Mind and Bodies latest installment roundup

Hello good people of the interweb, long time no see!

We have much to talk about by way of the latest SPARK Mind and Bodies series articles in the Guelph Mercury since last Thursday.

1) Today’s article is a fascinating piece brought to you by Nicole Yada,  the lastest addition to our elite SPARK research communication team. Nicole spoke to molecular biology Prof. Frances Sharom about why cancers sometimes fail to respond to chemotherapy, known as multi-drug resistance.

Prof. Frances Sharom, a U of G molecular and cellular biologist

This is mainly caused by the drug pump P-glycoprotein (Pgp), which is responsible for “kicking out” chemotherapy drugs from tumours. If Sharom and her team are researching how pgp interacts with hundreds or thousands of chemial compounds in order to determine the most effective treatment method.

2) Yesterday’s paper brought us Natalie Osborne’s article about how a team of U of G researchers are working to stop tumour cells in their tracks. Natalie interviewed Biomedical Sciences Professor Alicia Viloria-Petit, along with graduate students Geordon Avery-Cooper and Divya Karsanji about how they are using a unique cell culture system to discover how tumour cells move throughout the body and how they can survive to form tumours in other sites.

Biomedical Sciences Prof. Alicia Viloria-Petit and graduate student Geordon Avery-Cooper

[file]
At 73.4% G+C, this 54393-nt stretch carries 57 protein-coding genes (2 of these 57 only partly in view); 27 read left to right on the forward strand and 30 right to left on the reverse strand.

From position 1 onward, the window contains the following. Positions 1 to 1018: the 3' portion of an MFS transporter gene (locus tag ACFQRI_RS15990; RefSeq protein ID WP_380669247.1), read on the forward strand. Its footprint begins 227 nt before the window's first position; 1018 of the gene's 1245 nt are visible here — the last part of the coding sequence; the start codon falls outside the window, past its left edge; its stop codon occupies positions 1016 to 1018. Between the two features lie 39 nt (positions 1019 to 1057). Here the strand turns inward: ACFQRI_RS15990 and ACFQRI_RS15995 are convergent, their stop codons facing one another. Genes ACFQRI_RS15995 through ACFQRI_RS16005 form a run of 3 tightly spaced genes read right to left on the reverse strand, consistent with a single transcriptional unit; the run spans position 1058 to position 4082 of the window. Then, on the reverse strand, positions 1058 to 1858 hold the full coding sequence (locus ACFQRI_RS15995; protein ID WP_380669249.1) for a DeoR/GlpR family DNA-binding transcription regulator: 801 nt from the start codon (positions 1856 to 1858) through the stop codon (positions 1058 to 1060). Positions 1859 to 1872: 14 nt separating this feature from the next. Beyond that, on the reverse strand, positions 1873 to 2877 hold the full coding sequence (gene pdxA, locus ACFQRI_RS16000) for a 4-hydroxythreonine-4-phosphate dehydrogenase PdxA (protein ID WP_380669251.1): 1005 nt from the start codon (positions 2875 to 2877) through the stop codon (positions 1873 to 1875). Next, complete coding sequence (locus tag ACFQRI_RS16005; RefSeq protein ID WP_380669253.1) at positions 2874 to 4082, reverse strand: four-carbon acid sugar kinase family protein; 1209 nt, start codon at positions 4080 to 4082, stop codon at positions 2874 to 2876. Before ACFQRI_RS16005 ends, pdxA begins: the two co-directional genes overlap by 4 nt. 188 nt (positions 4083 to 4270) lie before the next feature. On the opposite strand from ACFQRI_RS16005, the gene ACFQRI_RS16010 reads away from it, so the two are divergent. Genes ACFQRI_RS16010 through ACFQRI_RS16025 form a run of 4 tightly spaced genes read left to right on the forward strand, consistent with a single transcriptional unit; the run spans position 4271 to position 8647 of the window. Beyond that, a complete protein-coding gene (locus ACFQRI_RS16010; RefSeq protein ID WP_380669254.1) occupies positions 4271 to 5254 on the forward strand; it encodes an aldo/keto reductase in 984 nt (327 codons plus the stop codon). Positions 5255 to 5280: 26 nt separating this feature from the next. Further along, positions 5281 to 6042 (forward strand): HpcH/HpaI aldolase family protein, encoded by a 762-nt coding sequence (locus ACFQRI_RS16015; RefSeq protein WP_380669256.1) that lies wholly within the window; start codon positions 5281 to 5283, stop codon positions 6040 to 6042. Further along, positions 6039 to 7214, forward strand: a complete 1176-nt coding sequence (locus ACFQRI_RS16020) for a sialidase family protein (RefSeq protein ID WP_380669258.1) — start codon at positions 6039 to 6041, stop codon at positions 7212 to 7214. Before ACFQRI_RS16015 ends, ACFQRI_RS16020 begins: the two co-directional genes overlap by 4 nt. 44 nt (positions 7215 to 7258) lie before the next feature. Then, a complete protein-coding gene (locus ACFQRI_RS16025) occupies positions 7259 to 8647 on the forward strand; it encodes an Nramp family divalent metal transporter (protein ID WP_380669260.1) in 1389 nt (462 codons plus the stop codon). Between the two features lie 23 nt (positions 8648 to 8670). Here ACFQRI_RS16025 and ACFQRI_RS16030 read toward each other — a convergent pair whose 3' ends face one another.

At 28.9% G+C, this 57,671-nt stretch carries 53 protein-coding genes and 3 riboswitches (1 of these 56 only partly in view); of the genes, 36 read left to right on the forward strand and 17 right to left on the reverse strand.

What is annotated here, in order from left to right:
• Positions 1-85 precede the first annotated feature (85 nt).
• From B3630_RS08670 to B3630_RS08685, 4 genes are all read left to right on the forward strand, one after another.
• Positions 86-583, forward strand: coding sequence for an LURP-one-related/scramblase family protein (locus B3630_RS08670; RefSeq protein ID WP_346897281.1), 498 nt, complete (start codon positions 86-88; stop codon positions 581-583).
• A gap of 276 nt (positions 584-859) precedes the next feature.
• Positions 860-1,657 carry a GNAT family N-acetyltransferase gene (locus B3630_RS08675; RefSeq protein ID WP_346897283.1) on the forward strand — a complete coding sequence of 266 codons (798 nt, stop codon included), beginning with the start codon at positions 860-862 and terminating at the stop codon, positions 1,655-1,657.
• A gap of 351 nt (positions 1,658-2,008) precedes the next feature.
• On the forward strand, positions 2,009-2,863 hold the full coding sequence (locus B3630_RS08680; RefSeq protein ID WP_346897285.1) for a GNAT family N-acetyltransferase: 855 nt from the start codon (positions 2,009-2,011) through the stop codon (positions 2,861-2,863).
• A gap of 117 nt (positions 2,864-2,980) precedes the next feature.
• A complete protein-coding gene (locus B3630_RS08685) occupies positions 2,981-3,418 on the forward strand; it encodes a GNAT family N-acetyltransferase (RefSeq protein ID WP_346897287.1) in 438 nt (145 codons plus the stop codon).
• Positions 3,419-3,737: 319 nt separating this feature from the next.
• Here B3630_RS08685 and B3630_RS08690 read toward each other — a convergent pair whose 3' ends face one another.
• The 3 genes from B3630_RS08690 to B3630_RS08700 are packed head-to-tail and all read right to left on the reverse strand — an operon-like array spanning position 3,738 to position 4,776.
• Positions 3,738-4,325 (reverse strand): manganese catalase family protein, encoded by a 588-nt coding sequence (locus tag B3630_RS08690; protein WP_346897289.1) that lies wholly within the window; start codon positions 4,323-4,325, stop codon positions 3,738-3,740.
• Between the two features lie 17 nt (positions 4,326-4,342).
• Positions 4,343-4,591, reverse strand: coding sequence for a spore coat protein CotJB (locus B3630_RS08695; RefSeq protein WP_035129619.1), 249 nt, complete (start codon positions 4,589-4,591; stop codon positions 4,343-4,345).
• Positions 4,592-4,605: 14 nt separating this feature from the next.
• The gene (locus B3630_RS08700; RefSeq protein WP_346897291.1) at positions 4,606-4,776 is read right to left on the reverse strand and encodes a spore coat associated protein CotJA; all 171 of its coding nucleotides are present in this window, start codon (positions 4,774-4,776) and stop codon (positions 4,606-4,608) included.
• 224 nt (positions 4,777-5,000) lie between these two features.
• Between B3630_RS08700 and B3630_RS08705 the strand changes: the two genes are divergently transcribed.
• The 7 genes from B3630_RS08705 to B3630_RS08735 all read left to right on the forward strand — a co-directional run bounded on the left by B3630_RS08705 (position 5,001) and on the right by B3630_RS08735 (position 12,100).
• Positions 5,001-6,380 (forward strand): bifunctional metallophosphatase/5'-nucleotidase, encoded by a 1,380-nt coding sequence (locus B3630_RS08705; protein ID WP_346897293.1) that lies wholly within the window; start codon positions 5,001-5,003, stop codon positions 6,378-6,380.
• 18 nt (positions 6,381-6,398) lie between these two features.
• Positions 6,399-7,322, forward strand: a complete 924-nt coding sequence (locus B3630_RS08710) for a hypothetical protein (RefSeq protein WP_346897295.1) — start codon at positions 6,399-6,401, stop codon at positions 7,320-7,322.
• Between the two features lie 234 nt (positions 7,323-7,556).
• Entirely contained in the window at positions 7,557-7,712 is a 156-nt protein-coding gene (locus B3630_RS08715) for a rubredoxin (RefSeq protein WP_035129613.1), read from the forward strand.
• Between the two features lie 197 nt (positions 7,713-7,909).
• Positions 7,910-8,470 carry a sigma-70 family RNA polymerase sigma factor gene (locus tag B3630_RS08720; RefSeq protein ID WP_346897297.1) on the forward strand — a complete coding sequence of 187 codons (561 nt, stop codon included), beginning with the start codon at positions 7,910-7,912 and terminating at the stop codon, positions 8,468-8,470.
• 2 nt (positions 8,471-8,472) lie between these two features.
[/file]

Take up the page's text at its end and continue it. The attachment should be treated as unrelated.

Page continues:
With this, the researchers hope to be able to design ways to block tumour growth before they spread and metastasize throughout the body.

3) This past Friday’s article – written by Joey Sabljic – discussed Biomedical Sciences Professor Roger Moorhead and his latest breast cancer research. Moorehead wants to know whether the genetic alterations that eventually give rise to breast tumour occur at earlier ages, and whether adopting a diet high in soy protein can reduce breast cancer risk.

Prof. Roger Moorehead shown here with a mouse used in his breast cancer research

4) The last story in our Mind and Bodies roundup was also written by Joey Sabljic, who spoke to Department of Family Relations and Applied Nutrition Professor Heather Keller about how she’s setting out to improve dinner for elderly residents.

Professor Heather Keller wants to improve the quality and nutritional content of food served to elderly residents living in long-term care facilities

Keller – along with several food science researchers – is engineering better tasting, nutritionally-fortified foods for elderly residents, who require less calories but more nutrition with every meal.

Thank you for stopping by and checking out our latest batch of Mind and Bodies articles – we will have tomorrow’s installment to you… tomorrow, I swear! Remember: Follow the highlighted links littered throughout this posting to read full-text articles of each story!

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